Surprise – This Robotics Expert Doesn’t Think AI Will Destroy the World

Why robotics pioneer Benjie Holson believes AI art tools need more “common sense.”

Can you tell us who you are and how you got involved with generative AI?

Benjie Holson: My project Dimension Hopper is my first real foray into AI art, but I’ve done a bunch of related things.

I’m a roboticist. I’ve worked at a robotics startup (Anybots), Facebook and most recently Google X’s Everyday Robots. But I’ve also always had an artistic side. Growing up my parents were traveling puppeteers and I grew up performing with them. I’ve always used art and illustration to help communicate at work, both my own internal memos and for things like the Mission and Values for Everyday Robots. I wrote more about my AI assisted manual illustration process here.

I love playing with art where you have partial or indirect control. As a little kid I loved playing with the filters built into Kid Pix, and as a middle schooler, writing algorithmic art using QBASIC. (Dating myself here). AI art has been super interesting to me to read and watch, but only crossed the threshold of something I really wanted to play with once img2img and especially once ControlNet became available.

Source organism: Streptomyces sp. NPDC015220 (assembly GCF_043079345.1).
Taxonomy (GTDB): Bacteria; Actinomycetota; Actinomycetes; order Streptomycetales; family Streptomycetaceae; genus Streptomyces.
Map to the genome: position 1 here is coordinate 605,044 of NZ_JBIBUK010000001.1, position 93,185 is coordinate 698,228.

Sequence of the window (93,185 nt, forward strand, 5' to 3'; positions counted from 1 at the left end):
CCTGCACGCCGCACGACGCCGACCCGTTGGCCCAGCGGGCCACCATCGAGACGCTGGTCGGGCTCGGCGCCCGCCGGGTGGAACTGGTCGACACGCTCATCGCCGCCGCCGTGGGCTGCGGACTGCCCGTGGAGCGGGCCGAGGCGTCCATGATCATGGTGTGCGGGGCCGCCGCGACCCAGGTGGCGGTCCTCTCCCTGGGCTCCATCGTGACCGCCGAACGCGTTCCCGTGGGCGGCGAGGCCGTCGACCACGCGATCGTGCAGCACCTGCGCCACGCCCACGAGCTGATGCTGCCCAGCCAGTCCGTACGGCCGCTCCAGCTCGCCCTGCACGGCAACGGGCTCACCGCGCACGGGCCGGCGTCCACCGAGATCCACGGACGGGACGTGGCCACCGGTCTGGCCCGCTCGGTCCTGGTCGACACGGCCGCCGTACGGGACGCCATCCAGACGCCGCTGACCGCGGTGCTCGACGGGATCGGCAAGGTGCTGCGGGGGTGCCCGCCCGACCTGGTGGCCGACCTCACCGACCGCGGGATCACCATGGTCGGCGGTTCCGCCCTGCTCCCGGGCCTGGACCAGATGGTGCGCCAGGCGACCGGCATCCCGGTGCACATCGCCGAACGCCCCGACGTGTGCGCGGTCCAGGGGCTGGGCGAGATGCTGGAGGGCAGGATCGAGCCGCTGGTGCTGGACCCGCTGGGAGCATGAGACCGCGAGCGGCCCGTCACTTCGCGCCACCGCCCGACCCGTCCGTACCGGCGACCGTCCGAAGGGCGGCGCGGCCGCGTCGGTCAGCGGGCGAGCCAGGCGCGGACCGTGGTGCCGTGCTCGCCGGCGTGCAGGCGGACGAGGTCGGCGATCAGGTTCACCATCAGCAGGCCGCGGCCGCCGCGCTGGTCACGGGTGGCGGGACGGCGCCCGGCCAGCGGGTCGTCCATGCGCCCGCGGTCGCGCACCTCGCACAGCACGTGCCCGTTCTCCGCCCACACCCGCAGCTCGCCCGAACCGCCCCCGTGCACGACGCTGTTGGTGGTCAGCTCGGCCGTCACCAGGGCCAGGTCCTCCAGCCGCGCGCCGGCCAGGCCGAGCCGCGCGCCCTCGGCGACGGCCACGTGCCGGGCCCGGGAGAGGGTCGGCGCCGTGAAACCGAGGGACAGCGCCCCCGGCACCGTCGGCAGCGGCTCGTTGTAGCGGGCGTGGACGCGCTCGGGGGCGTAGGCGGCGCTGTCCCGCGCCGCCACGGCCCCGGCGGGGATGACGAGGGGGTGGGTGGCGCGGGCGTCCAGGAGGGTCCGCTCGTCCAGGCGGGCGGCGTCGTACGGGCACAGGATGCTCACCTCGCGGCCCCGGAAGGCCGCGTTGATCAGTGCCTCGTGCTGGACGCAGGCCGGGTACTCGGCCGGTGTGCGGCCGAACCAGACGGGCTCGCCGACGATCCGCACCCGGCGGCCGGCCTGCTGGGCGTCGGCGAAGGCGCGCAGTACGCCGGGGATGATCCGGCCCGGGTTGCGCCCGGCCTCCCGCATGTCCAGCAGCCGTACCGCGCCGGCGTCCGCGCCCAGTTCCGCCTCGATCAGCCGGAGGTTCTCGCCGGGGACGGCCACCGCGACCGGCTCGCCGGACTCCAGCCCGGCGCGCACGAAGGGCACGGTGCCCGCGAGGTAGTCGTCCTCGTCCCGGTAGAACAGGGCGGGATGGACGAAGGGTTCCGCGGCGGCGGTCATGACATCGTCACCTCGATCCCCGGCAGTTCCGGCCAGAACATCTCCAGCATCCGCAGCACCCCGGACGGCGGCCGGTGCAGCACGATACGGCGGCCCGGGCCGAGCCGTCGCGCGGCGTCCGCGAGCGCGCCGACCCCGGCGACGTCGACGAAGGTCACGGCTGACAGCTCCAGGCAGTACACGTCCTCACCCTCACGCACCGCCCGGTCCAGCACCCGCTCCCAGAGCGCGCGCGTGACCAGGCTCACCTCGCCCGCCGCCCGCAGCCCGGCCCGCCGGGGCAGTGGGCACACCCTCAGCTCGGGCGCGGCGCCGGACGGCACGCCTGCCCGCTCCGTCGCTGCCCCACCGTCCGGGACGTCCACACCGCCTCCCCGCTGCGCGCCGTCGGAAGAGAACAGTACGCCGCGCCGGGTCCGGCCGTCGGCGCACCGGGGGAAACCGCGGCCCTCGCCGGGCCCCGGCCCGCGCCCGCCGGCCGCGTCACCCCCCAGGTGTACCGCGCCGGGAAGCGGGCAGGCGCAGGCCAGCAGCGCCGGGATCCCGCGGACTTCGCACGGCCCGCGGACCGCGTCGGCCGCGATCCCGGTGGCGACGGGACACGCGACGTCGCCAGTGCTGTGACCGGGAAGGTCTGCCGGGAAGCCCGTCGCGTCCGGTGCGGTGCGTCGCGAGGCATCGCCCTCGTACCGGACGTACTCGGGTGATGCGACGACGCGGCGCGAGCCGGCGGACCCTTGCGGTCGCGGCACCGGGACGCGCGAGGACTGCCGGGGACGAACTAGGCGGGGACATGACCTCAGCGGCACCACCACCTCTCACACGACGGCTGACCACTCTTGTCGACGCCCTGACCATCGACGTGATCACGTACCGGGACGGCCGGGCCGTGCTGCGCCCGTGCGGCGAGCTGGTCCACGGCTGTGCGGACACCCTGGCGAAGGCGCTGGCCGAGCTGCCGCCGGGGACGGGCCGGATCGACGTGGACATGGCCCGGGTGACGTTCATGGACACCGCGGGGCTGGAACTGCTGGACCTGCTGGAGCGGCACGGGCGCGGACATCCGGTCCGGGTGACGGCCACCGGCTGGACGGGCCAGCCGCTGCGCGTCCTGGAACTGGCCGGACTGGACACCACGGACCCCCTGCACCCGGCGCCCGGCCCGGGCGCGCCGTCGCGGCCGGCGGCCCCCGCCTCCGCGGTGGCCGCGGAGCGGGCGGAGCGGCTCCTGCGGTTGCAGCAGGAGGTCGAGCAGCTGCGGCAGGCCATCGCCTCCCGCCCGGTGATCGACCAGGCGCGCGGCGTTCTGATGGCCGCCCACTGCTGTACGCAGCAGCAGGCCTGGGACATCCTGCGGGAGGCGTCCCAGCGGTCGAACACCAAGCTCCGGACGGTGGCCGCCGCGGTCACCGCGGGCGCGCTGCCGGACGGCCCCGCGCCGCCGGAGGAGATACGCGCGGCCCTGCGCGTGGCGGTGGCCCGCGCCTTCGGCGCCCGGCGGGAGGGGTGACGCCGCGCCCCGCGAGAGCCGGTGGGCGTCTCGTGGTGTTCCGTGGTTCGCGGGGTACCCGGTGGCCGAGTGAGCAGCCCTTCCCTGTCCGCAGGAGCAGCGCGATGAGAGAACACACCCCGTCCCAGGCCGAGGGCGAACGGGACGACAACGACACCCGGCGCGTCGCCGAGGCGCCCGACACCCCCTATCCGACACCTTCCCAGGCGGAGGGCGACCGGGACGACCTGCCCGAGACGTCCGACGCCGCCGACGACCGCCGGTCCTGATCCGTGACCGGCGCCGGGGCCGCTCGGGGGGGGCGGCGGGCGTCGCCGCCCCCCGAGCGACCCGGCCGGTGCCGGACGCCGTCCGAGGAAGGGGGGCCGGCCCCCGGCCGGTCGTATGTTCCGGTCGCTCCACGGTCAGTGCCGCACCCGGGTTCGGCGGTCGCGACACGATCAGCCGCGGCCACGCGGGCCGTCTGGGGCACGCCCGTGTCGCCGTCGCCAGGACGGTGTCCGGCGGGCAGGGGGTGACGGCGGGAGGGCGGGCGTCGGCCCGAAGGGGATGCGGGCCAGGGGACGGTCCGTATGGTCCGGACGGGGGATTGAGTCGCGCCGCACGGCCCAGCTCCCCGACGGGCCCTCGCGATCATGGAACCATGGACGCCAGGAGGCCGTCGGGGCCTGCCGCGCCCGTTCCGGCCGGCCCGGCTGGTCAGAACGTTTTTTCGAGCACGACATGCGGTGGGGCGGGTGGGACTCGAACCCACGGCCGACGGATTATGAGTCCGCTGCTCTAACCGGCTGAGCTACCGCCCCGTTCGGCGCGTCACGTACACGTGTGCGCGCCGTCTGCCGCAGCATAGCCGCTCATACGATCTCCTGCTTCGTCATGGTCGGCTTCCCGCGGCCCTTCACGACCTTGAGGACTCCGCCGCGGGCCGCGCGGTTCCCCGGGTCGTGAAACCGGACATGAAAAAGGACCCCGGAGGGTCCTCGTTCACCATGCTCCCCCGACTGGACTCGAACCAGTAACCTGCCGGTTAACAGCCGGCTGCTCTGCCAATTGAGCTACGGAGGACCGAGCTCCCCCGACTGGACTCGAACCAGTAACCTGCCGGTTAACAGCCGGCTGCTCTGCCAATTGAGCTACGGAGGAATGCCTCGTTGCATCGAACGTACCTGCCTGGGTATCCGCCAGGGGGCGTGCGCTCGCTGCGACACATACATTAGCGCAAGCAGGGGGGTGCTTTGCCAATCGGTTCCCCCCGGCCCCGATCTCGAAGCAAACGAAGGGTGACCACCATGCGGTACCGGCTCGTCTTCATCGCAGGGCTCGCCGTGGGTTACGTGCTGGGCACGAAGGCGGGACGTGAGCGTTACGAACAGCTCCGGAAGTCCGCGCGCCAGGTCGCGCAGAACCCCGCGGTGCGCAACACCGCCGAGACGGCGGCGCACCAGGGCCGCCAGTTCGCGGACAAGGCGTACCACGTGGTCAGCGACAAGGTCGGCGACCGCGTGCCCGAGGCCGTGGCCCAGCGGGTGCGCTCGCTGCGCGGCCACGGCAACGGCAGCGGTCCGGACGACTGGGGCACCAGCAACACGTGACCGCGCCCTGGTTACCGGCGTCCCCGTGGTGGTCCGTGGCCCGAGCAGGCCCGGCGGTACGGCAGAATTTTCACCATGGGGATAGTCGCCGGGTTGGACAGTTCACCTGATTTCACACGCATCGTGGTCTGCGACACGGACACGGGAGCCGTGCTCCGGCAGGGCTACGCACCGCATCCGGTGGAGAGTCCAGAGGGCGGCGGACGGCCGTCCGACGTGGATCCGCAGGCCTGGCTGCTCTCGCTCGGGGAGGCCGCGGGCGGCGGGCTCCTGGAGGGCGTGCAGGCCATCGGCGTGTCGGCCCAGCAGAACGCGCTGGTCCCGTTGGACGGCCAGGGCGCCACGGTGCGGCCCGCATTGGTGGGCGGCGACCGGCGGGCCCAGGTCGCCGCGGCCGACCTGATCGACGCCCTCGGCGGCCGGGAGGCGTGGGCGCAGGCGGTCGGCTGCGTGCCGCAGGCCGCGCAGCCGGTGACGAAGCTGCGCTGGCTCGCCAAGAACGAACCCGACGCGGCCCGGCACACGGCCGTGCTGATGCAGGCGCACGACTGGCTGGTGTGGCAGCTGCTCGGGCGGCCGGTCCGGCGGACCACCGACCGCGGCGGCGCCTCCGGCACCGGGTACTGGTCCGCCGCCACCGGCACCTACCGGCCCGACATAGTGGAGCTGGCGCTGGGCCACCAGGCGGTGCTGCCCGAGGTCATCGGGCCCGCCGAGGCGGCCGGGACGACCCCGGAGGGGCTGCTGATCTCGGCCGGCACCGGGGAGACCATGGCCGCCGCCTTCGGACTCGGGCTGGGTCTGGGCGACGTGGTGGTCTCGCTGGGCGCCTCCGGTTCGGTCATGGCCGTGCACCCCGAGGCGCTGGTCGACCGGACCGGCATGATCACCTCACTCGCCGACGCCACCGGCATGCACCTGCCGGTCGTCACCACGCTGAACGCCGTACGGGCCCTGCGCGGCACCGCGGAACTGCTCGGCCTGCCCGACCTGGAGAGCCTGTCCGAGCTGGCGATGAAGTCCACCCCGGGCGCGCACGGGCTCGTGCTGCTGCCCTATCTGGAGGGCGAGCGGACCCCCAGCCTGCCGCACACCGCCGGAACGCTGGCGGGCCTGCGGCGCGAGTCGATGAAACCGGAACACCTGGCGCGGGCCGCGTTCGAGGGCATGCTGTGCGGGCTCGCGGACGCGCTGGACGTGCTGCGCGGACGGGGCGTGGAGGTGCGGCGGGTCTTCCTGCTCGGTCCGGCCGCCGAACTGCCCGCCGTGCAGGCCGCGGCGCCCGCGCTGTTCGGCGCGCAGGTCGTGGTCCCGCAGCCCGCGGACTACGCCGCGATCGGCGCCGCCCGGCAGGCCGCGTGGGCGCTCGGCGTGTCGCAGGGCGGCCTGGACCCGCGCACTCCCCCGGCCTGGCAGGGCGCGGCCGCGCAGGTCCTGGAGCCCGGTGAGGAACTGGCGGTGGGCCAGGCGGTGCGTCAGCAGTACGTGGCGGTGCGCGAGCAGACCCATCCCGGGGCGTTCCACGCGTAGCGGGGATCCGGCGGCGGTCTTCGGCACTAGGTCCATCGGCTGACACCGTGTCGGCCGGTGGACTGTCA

With an impressive background in robotics, how do your skills and knowledge translate to the world of Generative AI?

I’d say that one of my superpowers is looking at tools and seeing interesting ways to use them. I’m usually not the one to create the tool, but I’m often able to use them to do things that the creator of the tool didn’t image. That skill is made of two parts. 

The first is noticing patterns between things and asking the question, “I wonder if I could make X do Y?” The trick here is to know the tools and the problems well enough so that your brain can make those connections. For tools, the best way to get to know them is to “play”.

At Everyday Robots I organized a weekly one-day hackathon for my team where we gave ourselves permission to “play” with the robots and do some things that felts silly and unimportant, but were super critical for us to get to intimately know the ins and outs of the tools and APIs we had. 

For tools, the best way to get to know them is to “play”.

The second is to work steadily towards the connection you want. With new things (like AI for robotics or generative AI) this is a ton of trial and error. You need to be able to see small improvements and explore near that area, but also know when it’s time to take a step back and try a different approach. For Dimension Hopper it was probably 20 hours between “I bet I can get 2D levels for a platform game using ControlNet” and the final product built into the game. I wrote a bunch about that process here.